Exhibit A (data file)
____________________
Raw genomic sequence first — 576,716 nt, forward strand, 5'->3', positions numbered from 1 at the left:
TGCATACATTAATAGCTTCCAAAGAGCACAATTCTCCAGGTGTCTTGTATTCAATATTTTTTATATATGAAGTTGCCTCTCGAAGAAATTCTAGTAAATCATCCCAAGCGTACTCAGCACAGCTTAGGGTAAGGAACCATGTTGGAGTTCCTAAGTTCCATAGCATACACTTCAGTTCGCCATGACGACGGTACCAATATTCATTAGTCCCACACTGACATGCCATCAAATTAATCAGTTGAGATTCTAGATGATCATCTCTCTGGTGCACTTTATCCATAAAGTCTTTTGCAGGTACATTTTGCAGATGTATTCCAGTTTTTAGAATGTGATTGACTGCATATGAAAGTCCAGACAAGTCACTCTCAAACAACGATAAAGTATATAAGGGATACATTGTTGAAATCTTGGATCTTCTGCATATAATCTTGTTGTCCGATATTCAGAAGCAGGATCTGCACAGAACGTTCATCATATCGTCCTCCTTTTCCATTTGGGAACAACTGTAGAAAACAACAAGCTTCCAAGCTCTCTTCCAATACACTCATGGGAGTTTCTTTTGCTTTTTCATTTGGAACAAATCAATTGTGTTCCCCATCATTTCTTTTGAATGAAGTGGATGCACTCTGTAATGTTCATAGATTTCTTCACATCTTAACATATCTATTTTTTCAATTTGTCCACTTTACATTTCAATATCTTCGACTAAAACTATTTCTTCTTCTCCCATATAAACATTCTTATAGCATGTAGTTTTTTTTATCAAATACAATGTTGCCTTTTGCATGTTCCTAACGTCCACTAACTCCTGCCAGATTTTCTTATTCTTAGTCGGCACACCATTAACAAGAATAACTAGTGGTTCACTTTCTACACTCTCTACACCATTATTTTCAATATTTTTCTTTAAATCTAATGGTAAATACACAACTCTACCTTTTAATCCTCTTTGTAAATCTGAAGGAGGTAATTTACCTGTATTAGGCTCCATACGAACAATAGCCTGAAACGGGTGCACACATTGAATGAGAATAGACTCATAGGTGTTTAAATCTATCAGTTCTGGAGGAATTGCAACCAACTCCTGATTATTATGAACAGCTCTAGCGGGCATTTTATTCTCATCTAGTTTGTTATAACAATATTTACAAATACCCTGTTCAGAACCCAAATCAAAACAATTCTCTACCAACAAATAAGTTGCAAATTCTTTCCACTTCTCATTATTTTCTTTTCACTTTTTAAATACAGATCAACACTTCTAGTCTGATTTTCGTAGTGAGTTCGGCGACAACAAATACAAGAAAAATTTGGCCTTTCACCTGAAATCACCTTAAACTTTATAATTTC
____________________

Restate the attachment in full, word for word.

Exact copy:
Raw genomic sequence first — 576,716 nt, forward strand, 5'->3', positions numbered from 1 at the left:
TGCATACATTAATAGCTTCCAAAGAGCACAATTCTCCAGGTGTCTTGTATTCAATATTTTTTATATATGAAGTTGCCTCTCGAAGAAATTCTAGTAAATCATCCCAAGCGTACTCAGCACAGCTTAGGGTAAGGAACCATGTTGGAGTTCCTAAGTTCCATAGCATACACTTCAGTTCGCCATGACGACGGTACCAATATTCATTAGTCCCACACTGACATGCCATCAAATTAATCAGTTGAGATTCTAGATGATCATCTCTCTGGTGCACTTTATCCATAAAGTCTTTTGCAGGTACATTTTGCAGATGTATTCCAGTTTTTAGAATGTGATTGACTGCATATGAAAGTCCAGACAAGTCACTCTCAAACAACGATAAAGTATATAAGGGATACATTGTTGAAATCTTGGATCTTCTGCATATAATCTTGTTGTCCGATATTCAGAAGCAGGATCTGCACAGAACGTTCATCATATCGTCCTCCTTTTCCATTTGGGAACAACTGTAGAAAACAACAAGCTTCCAAGCTCTCTTCCAATACACTCATGGGAGTTTCTTTTGCTTTTTCATTTGGAACAAATCAATTGTGTTCCCCATCATTTCTTTTGAATGAAGTGGATGCACTCTGTAATGTTCATAGATTTCTTCACATCTTAACATATCTATTTTTTCAATTTGTCCACTTTACATTTCAATATCTTCGACTAAAACTATTTCTTCTTCTCCCATATAAACATTCTTATAGCATGTAGTTTTTTTTATCAAATACAATGTTGCCTTTTGCATGTTCCTAACGTCCACTAACTCCTGCCAGATTTTCTTATTCTTAGTCGGCACACCATTAACAAGAATAACTAGTGGTTCACTTTCTACACTCTCTACACCATTATTTTCAATATTTTTCTTTAAATCTAATGGTAAATACACAACTCTACCTTTTAATCCTCTTTGTAAATCTGAAGGAGGTAATTTACCTGTATTAGGCTCCATACGAACAATAGCCTGAAACGGGTGCACACATTGAATGAGAATAGACTCATAGGTGTTTAAATCTATCAGTTCTGGAGGAATTGCAACCAACTCCTGATTATTATGAACAGCTCTAGCGGGCATTTTATTCTCATCTAGTTTGTTATAACAATATTTACAAATACCCTGTTCAGAACCCAAATCAAAACAATTCTCTACCAACAAATAAGTTGCAAATTCTTTCCACTTCTCATTATTTTCTTTTCACTTTTTAAATACAGATCAACACTTCTAGTCTGATTTTCGTAGTGAGTTCGGCGACAACAAATACAAGAAAAATTTGGCCTTTCACCTGAAATCACCTTAAACTTTATAATTTC